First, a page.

Zero-carbon shops and offices would cost up to 30% more than conventional buildings, according to a new report. Financial Times

The finding comes as ministers consider the possibility of a new green policy for commercial property.

The government is already insisting that all new homes must be zero-carbon by 2016.

It asked the Green Buildings Council, which represents an array of developers such as Arup and Land Securities, to assess the practicality of cutting carbon reductions in new commercial buildings.

The report said this was unlikely to be achieved purely through on-site renewable energy – for example through solar power or biomass plants.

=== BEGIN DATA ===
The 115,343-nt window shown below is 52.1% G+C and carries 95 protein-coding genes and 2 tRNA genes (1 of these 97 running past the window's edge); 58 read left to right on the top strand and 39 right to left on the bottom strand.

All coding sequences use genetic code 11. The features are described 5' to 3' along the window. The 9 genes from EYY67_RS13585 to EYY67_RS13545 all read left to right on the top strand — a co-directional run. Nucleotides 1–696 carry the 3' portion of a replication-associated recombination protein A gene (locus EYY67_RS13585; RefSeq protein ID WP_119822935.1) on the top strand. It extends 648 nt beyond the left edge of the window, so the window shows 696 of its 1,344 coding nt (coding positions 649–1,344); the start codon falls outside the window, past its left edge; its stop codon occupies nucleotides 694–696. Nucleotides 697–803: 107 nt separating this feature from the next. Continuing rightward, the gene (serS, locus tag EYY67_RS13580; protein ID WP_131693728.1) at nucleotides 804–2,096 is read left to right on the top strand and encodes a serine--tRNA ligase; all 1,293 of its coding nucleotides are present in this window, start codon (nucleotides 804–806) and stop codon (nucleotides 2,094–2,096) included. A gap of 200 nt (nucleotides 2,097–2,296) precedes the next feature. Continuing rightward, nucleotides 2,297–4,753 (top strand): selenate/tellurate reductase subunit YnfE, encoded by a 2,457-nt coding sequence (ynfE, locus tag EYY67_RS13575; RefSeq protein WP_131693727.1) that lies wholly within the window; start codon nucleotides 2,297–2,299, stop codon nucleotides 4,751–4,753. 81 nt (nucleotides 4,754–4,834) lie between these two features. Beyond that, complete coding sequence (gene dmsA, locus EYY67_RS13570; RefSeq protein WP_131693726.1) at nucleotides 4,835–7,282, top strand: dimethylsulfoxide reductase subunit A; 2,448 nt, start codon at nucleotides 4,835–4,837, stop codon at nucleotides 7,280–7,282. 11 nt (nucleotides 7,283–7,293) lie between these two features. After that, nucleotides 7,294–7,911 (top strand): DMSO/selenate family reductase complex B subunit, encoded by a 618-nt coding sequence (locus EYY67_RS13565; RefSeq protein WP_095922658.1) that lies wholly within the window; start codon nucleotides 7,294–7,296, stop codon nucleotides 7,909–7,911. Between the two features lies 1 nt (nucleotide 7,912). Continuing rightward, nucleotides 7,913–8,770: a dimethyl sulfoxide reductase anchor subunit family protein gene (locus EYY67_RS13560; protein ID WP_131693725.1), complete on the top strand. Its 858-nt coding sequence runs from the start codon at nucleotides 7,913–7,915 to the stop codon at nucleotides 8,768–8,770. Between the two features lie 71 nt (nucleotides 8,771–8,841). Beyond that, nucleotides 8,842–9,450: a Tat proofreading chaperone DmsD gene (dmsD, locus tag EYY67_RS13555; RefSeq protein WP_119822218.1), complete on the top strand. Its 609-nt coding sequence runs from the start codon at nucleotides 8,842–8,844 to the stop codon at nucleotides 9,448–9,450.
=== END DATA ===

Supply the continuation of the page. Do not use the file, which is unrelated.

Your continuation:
However, net carbon emissions could be cut to zero through better energy efficiency and the production of renewable energy at off-site locations nearby. However, the report – commissioned by the Department for Communities and Local Government – admits that this would come at a cost.

A green office block or shopping centre that met the new criteria could have a premium over other buildings of anything from 5% to 30%.

The GBC also urged the implementation of a European law on green buildings as soon as possible. The Energy Performance in Buildings Directive does not have to be implemented by the UK until January 2009.